LEGAL STUDIES

Unit 1: Semester 1

Criminal Law in Action
This unit explores the distinction between legal and non-legal rules, the Victorian court hierarchy, and the process of making laws through Parliament. It focuses on the role of police, their powers of investigation, the procedures of a criminal trial and an examination of possible sanctions that are available to the criminal courts. Students explore the concepts of fairness and justice within the criminal system and visit the Geelong Magistrates Courts.

On completion of this unit the student should be able to: explain the principles of criminal law and apply them to one or more cases to justify a decision; evaluate the processes for the resolution of criminal disputes and analyse the capacity of these processes to achieve justice.

ASSESSMENT
1. Coursework (50%)
2. Examination (50%)

Unit 2: Semester 2

Issues in Civil Law
This unit focuses on the effective resolution of civil disputes. It looks at the processes and procedures involved in civil litigation and the possible defences to civil claims within our legal system available to enforce the civil rights of our citizens. As well as the judicial procedure to resolve civil disputes, the unit also investigates the alternative avenues of dispute resolution and their effectiveness. This unit provides students with the opportunity to explore a specific area of law and to analyse contemporary legal issues.

On completion of this unit the student should be able to: explain the principles of civil law and be able to apply them to one or more real or hypothetical cases to justify a decision; evaluate the processes for the resolution of civil disputes and analyse the capacity of these processes to achieve justice; analyse contemporary Australian law and assess its ability to reconcile and reflect conflicting attitudes in order to meet the needs of Australian society and contribute to social cohesion.

ASSESSMENT
1. Coursework (50%)
2. Examination (50%)

Unit 3: Semester 1

Law-Making
The purpose of this unit is to enable students to develop an understanding of the institutions that determine laws and the processes by which laws are made. It considers reasons why laws are necessary and the impact of the Commonwealth Constitution on the operation of the legal system. Students undertake an evaluation of the strengths and weaknesses of the law-making bodies and the processes used to influence change and reform.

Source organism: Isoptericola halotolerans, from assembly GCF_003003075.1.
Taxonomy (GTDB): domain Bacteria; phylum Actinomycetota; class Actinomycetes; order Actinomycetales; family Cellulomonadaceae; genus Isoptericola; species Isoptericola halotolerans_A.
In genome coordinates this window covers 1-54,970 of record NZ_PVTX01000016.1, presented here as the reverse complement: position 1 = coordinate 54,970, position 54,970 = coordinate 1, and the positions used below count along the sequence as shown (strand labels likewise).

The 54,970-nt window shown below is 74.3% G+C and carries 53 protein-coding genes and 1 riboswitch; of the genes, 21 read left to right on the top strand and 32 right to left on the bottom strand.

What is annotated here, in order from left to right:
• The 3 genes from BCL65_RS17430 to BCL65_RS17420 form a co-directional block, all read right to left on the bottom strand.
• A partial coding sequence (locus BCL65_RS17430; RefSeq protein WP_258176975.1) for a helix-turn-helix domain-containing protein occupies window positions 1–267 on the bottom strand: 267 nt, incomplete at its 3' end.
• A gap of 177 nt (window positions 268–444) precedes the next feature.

On completion of this unit the student should be able to: describe the role and effectiveness of Parliament as a law-making body; evaluate the need for change in the law and analyse the ways in which change can be influenced; explain the role of the Commonwealth Constitution in defining law-making powers within a federal structure; and evaluate the effectiveness of the Commonwealth Constitution in protecting democratic and human rights; describe the role and evaluate the effectiveness of the courts in law-making and their relationship with Parliament.

Unit 4: Semester 2

Resolution and Justice
This unit explores the function and jurisdiction of the courts, tribunals and alternative avenues of dispute resolution with a view to comparing and evaluating the operation of the various dispute resolution methods. 

Students develop an understanding of criminal and civil pre-trial and trial processes and procedures which operate within the Victorian legal system. The current operation of the jury system in criminal and civil trials will be examined and students will also review the operation of the adversary system, giving consideration to its strengths and weaknesses. 

Students will compare features of the adversary and inquisitorial systems of dispute resolution. In this unit students evaluate the effective operation of the Victorian legal system and make recommendations for possible improvement and reform. Students visit Barwon Prison to examine elements of the criminal justice system.

On completion of this unit the students should be able to: describe and evaluate the effectiveness of institutions for the resolution of civil disputes and the adjudication of criminal cases and of alternative dispute resolution methods; explain the elements of an effective legal system and evaluate the processes and procedures for the resolution of criminal cases and civil disputes and discuss their effectiveness.

ASSESSMENT
1. Coursework – Unit 3 (25%)
2. Coursework – Unit 4 (25%)
3. Examination (50%)